(and From Earth to Mars)
Journal of Astrobiology and Space Science Reviews, 1, 311-328, 2019
(Edited/Reprinted from: Svante Arrhenius, IV, "Worlds in the Making")
(and From Earth to Mars)
Nobel Laureate, Svante Arrhenius, IV, Ph.D.
Origins of Life
We consider it probable that there circulate about the newly formed suns smaller celestial bodies which cool more rapidly than the central sun. When these satellites have provided themselves with a solid crust, which will partly be covered by water, they may, under favorable conditions, harbor organic life, as the earth and probably also Venus and Mars do. The satellites would thereby gain a greater interest for us than if we had to imagine them as consisting entirely of lifeless matter.
The question naturally arises whether we may believe that life can really originate on a celestial body as soon as circumstances are favorable for its evolution and propagation. This question will occupy us in this last chapter.
Men have been pondering over these problems since the remotest ages. All living beings, past ages recognized, must have been generated and they had to die after a certain shorter or longer life. Somewhat later, and yet still in a very early epoch, experience must have taught men that organisms of one kind can only generate other organisms of the same kind; that the species are invariable, as we now express it. The idea was that all species originally came from the hands of the Creator endowed with their present qualities. This view may still be said to represent the general or "orthodox" doctrine.
This view has also been called the Linnsean thesis, because Linne, in the fifth edition of his Genera Plantarum, adheres to it strictly: "Species tot sunt, quot diversas formas ab initio produxit Infinitum Ens, quae deinde formae secundum generationis inditas leges produxere plures, at sibi semper similes, ut species nunc nobis non sint plures quam fuerunt ab initio." Which we may render: "There are as many different kind of species as the Infinite Being has created different forms in the beginning. These forms have later engendered other beings according to the laws of inheritance, always resembling them, so that we have at the present time not any more species than there were from the beginning." Time was ripe, however, even then for a less rigid conception of nature, more in accordance with our present views.
Cosmic Evolution and Life
The first foundations of the theory of evolution in the biological sciences were laid by Lamarck (in 1794), Treviranus (in 1809), Goethe and Oken (in 1820). But a reaction set in. Cuvier and his authority forced public opinion back to the ancient standpoint. In his view the now extinct species of past geological epochs had been destroyed by natural revolutions, and new species had again been generated by a new act of the Creator.
Within the last few decades, however, the general belief has rapidly been revolutionized, and the theory of evolution, especially since the immortal Charles Darwin came forth with his epoch-making researches, now meets with universal acceptance.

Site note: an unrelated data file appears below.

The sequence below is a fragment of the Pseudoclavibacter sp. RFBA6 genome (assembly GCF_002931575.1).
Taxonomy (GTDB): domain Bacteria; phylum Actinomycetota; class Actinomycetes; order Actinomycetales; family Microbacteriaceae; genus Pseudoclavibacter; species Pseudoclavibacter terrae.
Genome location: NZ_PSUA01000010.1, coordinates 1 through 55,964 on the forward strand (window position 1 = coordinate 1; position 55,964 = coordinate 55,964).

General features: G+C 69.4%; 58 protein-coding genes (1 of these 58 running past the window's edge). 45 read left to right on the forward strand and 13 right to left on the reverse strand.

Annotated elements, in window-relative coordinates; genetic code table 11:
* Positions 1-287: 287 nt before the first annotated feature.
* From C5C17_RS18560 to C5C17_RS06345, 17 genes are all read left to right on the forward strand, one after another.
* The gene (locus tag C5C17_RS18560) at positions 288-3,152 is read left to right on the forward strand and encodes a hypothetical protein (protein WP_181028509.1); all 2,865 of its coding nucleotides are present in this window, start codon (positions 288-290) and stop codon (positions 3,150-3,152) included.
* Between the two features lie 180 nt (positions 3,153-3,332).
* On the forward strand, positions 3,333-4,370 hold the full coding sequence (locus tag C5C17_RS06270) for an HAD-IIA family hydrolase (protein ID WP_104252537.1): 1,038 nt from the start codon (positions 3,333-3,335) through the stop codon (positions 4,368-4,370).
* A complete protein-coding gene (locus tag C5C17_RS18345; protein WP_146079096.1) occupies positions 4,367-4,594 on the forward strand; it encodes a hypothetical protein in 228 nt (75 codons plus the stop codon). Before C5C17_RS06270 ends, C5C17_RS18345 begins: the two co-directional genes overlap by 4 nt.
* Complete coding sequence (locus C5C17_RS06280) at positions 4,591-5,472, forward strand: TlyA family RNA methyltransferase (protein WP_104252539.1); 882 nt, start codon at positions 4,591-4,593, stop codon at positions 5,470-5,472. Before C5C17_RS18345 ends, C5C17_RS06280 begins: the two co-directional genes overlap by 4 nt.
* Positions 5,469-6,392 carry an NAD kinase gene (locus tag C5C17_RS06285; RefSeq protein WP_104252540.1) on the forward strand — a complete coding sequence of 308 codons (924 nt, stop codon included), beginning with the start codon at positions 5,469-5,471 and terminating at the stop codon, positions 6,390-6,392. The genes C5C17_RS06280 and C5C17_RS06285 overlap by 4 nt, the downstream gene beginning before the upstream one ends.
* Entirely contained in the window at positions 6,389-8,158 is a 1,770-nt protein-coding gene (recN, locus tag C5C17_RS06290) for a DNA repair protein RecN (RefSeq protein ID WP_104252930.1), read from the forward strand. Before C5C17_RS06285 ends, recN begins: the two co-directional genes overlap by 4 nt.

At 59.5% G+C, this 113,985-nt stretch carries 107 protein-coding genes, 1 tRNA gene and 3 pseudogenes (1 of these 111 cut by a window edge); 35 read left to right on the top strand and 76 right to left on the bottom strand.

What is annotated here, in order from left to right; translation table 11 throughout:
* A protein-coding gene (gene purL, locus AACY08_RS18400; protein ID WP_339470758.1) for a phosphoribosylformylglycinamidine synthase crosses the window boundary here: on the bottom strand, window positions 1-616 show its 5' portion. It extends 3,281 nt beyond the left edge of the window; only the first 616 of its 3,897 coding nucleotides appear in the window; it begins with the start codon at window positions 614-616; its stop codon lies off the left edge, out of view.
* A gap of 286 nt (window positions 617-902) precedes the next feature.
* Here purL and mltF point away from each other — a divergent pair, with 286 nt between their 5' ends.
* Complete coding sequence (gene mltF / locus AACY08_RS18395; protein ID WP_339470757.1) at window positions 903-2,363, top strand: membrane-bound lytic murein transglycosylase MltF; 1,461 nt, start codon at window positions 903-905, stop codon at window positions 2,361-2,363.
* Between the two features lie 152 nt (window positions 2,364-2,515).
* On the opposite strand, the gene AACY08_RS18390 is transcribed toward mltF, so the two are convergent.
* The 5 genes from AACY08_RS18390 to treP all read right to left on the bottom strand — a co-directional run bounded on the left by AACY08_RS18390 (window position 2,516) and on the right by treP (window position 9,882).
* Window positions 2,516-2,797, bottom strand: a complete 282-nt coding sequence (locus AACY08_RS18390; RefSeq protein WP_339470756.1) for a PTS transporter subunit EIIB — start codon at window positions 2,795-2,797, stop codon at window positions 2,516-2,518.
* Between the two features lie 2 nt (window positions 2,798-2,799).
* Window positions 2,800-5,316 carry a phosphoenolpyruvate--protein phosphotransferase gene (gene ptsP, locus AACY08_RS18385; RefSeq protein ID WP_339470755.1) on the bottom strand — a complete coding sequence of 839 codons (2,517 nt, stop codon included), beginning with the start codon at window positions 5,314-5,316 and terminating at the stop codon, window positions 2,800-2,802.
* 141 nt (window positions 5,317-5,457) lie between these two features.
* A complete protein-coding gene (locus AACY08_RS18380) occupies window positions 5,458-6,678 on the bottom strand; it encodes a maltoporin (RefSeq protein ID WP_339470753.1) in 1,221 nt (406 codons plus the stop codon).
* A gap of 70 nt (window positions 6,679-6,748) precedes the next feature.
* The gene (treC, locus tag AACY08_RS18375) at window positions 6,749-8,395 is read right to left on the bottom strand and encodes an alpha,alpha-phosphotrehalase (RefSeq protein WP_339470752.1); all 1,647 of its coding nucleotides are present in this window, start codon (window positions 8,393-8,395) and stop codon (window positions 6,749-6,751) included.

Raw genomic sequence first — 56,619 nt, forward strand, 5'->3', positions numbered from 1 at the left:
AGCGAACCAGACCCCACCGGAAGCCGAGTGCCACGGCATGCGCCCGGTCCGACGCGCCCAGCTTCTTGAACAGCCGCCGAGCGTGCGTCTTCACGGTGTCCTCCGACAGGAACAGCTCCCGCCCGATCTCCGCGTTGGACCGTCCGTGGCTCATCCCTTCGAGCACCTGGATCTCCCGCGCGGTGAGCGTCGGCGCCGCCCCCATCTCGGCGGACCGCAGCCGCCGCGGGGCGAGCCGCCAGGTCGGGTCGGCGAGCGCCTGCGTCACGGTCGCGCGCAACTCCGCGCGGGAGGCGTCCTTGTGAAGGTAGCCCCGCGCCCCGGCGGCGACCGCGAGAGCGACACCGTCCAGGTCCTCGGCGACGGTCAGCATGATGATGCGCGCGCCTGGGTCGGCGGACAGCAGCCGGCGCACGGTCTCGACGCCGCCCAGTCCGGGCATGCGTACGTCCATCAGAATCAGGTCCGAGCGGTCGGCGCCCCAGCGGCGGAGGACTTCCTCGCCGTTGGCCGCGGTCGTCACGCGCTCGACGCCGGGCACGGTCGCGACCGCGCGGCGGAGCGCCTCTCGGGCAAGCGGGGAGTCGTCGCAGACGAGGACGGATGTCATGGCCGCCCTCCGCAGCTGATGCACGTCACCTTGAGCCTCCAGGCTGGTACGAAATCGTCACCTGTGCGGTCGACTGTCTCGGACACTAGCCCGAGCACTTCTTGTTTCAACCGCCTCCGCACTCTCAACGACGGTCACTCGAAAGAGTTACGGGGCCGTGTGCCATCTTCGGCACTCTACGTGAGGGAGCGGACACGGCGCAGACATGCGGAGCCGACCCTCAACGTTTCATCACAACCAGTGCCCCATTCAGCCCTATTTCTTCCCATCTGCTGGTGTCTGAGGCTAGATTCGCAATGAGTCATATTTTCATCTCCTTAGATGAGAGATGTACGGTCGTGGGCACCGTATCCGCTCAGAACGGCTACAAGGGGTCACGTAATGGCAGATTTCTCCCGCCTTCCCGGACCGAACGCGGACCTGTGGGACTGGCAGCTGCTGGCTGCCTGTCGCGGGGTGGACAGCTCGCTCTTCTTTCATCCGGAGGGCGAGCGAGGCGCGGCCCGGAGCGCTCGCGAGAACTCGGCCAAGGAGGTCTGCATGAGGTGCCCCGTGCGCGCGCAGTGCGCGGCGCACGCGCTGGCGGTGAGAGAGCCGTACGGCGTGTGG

According to this theory the species adapt themselves in the course of time to their surroundings, and the changes may become so great that a new species may be considered to have originated from an old species. The researches of De Vries have, within quite recent times, further accentuated this view, so that we now concede cases to be extant where new species spring forth from old ones under our very eyes. This thesis has become known as the theory of mutation.
At the present time we accordingly imagine that living organisms, such as we see around us, have all descended from older organisms, rather unlike them, of which we still find traces and remnants in the geological strata which have been deposited during past ages. From this standpoint all living organisms might possibly have originated from one single, most simple organism. How that was generated still remains to be explained.
The common view, to which the ancients inclined, is that the lower organisms need not necessarily have originated from seeds. It was noticed that some low-type organisms, larvae, etc., took rise in putrid meat; Vergil describes this in his Georgicas. It was not until the seventeenth century that this belief was disproved by many experiments, among others by those of Swammerdam and Leuwenhoek. The thesis of the so-called "Generatio spontanea" once more blossomed into new life upon the discovery of the so-called infusoria, the small animal organisms which seem to arise spontaneously in infusions and concoctions. Spallanzani, however, demonstrated in 1777 that when the infusions, and the vessel containing them, as well as the air above them, were heated to a sufficiently high temperature to kill all the germs present, the infusions would remain sterile, and no living organisms could develop in them.
To this fact we owe our ordinary methods of making preserves. It is true that objections were raised against this demonstration. The air, it was objected, is so changed by heating that subsequent development of minute organisms is rendered impossible. But this last objection was refuted by the chemists Chevreul and Pasteur, as well as by the physicist Tyndall in the sixties and seventies of the past century. These scientists demonstrated that no organisms are produced in air which is freed from the smallest germs by some other means than heating i.e., by nitration through cotton-wool. The researches of Pasteur, in particular, and the methods of sterilization which are based upon them and which are applied every day in bacteriological laboratories, have more and more forced the conviction upon us that a germ is indispensable for the origination of life.